General Louis Léonard Antoine Joseph Gaspard Venance Colli-RicciPiedmontese general who joined the French in 1798 and served in Italy
Born: March 23, 1760
Place of Birth: Alessandria, Italy
Died: March 31, 1809
Place of Death: Alessandria, Italy
Arc de Triomphe: COLLI on the south pillar
A nephew of the Italian writer Vittorio Alfieri, Louis Léonard Antoine Joseph Gaspard Venance Colli-Ricci was also known as Luigi Leonardo Antonio Giuseppe Gasparde Venanzio Colli-Ricci. He joined the army of Piedmont as an ensign in 1773, in 1775 he was promoted to lieutenant, and in 1781 he was promoted to capitaine. Colli-Ricci initially served against the French during the French Revolutionary Wars and in 1793 he was wounded at Argentière. In 1794 he took command of the 2nd Battalion of Piedmontese Chasseurs and in 1795 he was promoted to lieutenant colonel. That November Colli-Ricci was wounded in the thigh near Ronchini but less than a week later he was promoted to colonel. In 1796 he commanded the regiment composed of the 1st and 2nd Battalions of Chasseurs and in 1797 he served as chief of staff of the auxiliary division formed near Novare.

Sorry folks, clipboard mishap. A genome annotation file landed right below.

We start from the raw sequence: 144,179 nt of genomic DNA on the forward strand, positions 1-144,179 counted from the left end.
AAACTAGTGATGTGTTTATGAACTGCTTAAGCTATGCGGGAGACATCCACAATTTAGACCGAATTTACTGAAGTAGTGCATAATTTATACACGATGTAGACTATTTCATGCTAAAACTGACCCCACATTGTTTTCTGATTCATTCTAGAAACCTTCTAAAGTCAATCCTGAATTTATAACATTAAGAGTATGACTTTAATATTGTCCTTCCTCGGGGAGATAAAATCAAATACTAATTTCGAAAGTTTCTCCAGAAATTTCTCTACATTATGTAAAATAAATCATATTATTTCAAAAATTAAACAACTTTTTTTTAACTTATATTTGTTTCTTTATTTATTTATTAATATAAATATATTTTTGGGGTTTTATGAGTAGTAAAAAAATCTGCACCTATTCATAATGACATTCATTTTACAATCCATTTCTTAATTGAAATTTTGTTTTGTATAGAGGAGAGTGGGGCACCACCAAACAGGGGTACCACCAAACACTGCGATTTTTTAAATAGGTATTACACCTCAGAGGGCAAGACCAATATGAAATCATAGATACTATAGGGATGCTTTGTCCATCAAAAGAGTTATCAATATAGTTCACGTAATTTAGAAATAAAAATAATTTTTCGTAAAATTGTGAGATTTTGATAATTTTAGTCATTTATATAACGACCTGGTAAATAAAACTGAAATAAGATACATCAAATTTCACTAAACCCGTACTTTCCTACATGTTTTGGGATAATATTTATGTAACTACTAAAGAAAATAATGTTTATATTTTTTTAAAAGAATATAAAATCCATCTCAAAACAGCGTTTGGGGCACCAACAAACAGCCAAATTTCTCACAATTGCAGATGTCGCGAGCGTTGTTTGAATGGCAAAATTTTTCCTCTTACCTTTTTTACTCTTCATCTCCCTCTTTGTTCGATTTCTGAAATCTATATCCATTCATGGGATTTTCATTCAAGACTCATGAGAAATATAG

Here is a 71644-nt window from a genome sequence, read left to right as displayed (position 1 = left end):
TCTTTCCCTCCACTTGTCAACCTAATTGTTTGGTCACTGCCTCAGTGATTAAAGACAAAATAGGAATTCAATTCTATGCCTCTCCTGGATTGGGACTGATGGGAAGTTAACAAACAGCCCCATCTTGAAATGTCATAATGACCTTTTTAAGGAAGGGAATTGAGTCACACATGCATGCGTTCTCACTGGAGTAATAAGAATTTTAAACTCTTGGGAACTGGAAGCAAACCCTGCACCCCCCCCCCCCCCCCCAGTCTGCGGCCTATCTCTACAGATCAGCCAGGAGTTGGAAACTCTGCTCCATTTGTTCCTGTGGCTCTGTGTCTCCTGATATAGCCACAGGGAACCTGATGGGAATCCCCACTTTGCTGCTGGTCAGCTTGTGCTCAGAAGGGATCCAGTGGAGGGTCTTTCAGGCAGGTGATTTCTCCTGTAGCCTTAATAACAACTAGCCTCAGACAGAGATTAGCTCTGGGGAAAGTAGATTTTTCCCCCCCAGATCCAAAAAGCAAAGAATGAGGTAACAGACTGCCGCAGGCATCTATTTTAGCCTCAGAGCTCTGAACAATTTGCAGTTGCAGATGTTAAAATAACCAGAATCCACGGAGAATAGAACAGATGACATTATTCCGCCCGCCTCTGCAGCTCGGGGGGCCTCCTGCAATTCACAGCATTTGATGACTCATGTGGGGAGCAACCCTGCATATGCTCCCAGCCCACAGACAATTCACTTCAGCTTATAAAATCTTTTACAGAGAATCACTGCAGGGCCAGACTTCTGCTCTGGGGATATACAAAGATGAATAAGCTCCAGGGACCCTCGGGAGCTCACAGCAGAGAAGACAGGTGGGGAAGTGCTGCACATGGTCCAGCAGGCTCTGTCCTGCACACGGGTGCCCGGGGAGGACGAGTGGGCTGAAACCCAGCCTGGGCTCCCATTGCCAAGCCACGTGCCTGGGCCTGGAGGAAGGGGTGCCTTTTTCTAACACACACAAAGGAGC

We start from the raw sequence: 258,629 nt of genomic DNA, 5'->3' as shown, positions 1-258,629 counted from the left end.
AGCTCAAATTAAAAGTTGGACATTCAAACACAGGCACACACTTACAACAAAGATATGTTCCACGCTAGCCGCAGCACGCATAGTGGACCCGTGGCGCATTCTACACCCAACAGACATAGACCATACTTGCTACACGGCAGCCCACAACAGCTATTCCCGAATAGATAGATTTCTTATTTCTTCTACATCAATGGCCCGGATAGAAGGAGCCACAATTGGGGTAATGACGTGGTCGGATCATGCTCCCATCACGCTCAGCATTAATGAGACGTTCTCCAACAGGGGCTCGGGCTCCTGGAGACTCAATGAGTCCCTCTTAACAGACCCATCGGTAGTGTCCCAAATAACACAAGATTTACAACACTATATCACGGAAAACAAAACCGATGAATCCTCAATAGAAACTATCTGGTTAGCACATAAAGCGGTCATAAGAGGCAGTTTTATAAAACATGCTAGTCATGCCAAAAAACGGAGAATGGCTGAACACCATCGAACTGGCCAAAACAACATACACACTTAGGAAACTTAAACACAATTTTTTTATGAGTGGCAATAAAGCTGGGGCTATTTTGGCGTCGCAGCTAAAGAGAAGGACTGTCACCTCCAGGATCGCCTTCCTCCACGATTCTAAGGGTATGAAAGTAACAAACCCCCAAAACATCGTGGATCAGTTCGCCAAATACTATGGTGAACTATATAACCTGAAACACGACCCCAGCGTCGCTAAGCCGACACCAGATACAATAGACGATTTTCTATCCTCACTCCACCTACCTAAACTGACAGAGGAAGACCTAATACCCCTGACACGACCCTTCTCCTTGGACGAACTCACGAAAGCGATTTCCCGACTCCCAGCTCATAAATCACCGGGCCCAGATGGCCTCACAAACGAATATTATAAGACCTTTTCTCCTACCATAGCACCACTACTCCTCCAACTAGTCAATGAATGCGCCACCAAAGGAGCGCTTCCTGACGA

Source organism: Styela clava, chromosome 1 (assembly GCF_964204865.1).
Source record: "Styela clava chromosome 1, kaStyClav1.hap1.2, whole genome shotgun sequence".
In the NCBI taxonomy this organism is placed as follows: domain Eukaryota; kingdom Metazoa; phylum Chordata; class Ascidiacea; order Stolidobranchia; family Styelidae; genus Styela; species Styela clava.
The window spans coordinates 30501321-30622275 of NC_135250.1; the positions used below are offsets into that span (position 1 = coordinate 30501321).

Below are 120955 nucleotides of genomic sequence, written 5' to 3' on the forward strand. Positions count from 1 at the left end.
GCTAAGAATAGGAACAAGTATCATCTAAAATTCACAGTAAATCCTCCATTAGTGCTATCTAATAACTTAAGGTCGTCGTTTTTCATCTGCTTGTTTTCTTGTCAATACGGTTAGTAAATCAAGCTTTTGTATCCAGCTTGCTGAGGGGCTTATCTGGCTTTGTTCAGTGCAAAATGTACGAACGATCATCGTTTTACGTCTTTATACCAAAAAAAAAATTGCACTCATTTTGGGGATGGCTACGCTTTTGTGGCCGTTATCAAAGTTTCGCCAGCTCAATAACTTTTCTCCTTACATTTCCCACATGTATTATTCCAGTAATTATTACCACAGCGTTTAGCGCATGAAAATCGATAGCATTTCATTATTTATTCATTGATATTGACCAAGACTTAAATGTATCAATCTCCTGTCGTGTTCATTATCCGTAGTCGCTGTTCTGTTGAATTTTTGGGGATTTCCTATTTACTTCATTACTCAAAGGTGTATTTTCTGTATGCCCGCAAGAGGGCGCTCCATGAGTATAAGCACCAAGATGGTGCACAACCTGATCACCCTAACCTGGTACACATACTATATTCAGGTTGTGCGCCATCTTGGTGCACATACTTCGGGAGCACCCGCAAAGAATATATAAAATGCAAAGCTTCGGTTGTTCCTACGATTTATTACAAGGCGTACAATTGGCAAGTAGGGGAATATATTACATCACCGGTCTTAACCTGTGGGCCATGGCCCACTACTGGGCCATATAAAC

As Piedmont had been defeated by General Napoleon Bonaparte and then formed into the Piedmontese Republic, in December of 1798 Colli-Ricci officially passed into the service of the French army as a chef de brigade. Serving with the French Army of Italy, in May of 1799 Colli-Ricci was promoted to général de brigade and then he took the place of the wounded Quesnel in Grenier's division. He next served at Marengo and then in June he served as part of Grouchy's division at San Giuliano. Two months later in August Colli-Ricci served in the right wing under Gouvion St. Cyr and after the defeat at the Battle of Novi he covered the retreat to Pasturana. At Pasturana he was wounded by two shots and a bayonet and taken prisoner.
In December of 1800 Colli-Ricci was exchanged and he immediately joined Loison's division in the Army of Italy. He served at Pozzolo and then in January of 1801 he served at Verona. That April Colli-Ricci began serving in the 27th military division and in 1802 he was promoted to général de division. In 1803 he was named commander of Bastia and in 1804 he became a Commander of the Legion of Honor. Colli-Ricci retired from the French army in June of 1806.
Updated August 2018
© Nathan D. Jensen